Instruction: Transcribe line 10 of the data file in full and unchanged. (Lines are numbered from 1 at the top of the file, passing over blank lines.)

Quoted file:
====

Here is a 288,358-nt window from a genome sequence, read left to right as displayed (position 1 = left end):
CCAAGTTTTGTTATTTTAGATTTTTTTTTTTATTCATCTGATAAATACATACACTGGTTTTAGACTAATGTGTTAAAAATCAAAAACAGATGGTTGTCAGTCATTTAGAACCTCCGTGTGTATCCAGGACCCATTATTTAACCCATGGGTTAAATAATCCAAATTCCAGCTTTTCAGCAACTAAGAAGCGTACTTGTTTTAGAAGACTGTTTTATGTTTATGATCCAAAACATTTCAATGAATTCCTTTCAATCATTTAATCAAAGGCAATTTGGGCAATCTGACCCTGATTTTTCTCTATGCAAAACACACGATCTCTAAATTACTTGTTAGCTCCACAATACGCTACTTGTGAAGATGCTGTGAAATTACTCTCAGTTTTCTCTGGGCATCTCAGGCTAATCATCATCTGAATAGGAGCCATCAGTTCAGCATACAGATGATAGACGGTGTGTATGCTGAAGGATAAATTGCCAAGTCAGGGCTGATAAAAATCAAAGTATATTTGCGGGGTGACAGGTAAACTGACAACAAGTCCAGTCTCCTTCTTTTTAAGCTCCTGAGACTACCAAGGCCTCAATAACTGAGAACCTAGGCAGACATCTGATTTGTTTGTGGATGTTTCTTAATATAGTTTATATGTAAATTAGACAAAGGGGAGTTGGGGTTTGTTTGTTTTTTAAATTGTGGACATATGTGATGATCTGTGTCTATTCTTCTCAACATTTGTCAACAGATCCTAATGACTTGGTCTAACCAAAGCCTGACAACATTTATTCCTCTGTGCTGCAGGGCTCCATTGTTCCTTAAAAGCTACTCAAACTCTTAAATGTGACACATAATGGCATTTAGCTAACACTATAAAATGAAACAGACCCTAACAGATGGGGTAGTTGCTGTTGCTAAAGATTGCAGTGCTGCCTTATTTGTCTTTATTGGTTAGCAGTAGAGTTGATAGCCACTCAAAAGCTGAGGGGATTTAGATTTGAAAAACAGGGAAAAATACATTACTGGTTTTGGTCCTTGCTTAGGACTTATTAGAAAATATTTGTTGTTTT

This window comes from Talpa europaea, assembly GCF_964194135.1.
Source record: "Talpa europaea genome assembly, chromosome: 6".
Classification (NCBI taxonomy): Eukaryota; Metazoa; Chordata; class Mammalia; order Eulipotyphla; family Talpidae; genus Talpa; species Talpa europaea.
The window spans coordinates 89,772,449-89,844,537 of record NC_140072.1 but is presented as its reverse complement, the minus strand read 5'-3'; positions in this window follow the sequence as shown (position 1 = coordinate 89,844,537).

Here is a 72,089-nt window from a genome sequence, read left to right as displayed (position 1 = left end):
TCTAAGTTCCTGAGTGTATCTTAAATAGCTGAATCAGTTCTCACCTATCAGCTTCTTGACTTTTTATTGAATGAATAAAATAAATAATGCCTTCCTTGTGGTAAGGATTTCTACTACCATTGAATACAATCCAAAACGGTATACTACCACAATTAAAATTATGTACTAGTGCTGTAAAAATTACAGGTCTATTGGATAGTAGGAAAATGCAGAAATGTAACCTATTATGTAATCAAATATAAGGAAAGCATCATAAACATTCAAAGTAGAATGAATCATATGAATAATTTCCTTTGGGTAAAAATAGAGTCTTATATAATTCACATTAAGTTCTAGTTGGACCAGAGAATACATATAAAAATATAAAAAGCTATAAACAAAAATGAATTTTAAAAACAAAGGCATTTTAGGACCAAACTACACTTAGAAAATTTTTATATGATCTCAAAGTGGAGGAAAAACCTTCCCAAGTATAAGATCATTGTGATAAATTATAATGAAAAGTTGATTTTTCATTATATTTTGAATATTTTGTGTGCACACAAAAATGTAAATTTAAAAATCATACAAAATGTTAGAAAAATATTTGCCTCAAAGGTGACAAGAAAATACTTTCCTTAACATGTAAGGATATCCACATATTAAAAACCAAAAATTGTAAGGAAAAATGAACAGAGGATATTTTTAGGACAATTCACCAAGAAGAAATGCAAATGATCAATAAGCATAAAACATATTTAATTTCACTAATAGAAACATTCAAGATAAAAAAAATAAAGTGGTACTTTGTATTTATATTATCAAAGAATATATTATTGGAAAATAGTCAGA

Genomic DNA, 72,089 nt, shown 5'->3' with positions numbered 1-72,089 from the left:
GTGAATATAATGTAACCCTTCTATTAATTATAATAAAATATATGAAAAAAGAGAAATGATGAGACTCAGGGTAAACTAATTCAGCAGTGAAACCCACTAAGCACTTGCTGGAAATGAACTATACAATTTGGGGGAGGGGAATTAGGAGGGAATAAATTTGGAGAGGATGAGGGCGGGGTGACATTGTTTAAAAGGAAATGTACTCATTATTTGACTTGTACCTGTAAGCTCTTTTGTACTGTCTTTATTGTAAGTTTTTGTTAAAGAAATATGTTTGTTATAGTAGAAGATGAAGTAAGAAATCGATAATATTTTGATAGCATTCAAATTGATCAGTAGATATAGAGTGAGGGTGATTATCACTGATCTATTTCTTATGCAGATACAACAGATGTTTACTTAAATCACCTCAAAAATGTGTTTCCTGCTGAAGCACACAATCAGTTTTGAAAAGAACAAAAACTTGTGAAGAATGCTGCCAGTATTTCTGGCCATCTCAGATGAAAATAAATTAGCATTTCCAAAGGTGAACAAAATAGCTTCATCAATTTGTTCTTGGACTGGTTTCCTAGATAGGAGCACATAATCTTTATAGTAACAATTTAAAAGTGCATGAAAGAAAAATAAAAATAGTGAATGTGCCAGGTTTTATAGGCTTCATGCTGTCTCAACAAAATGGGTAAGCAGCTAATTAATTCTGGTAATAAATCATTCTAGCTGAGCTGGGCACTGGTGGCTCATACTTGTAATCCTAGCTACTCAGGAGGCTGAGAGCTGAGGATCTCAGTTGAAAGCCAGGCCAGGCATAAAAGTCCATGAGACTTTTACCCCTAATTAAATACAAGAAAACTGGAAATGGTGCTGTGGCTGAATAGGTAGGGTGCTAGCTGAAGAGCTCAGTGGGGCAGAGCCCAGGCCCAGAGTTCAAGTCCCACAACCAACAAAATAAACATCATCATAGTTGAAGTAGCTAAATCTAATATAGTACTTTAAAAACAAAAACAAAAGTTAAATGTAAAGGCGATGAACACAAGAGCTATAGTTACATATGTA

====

GTGAATATAATGTAACCCTTCTATTAATTATAATAAAATATATGAAAAAAGAGAAATGATGAGACTCAGGGTAAACTAATTCAGCAGTGAAACCCACTAAGCACTTGCTGGAAATGAACTATACAATTTGGGGGAGGGGAATTAGGAGGGAATAAATTTGGAGAGGATGAGGGCGGGGTGACATTGTTTAAAAGGAAATGTACTCATTATTTGACTTGTACCTGTAAGCTCTTTTGTACTGTCTTTATTGTAAGTTTTTGTTAAAGAAATATGTTTGTTATAGTAGAAGATGAAGTAAGAAATCGATAATATTTTGATAGCATTCAAATTGATCAGTAGATATAGAGTGAGGGTGATTATCACTGATCTATTTCTTATGCAGATACAACAGATGTTTACTTAAATCACCTCAAAAATGTGTTTCCTGCTGAAGCACACAATCAGTTTTGAAAAGAACAAAAACTTGTGAAGAATGCTGCCAGTATTTCTGGCCATCTCAGATGAAAATAAATTAGCATTTCCAAAGGTGAACAAAATAGCTTCATCAATTTGTTCTTGGACTGGTTTCCTAGATAGGAGCACATAATCTTTATAGTAACAATTTAAAAGTGCATGAAAGAAAAATAAAAATAGTGAATGTGCCAGGTTTTATAGGCTTCATGCTGTCTCAACAAAATGGGTAAGCAGCTAATTAATTCTGGTAATAAATCATTCTAGCTGAGCTGGGCACTGGTGGCTCATACTTGTAATCCTAGCTACTCAGGAGGCTGAGAGCTGAGGATCTCAGTTGAAAGCCAGGCCAGGCATAAAAGTCCATGAGACTTTTACCCCTAATTAAATACAAGAAAACTGGAAATGGTGCTGTGGCTGAATAGGTAGGGTGCTAGCTGAAGAGCTCAGTGGGGCAGAGCCCAGGCCCAGAGTTCAAGTCCCACAACCAACAAAATAAACATCATCATAGTTGAAGTAGCTAAATCTAATATAGTACTTTAAAAACAAAAACAAAAGTTAAATGTAAAGGCGATGAACACAAGAGCTATAGTTACATATGTA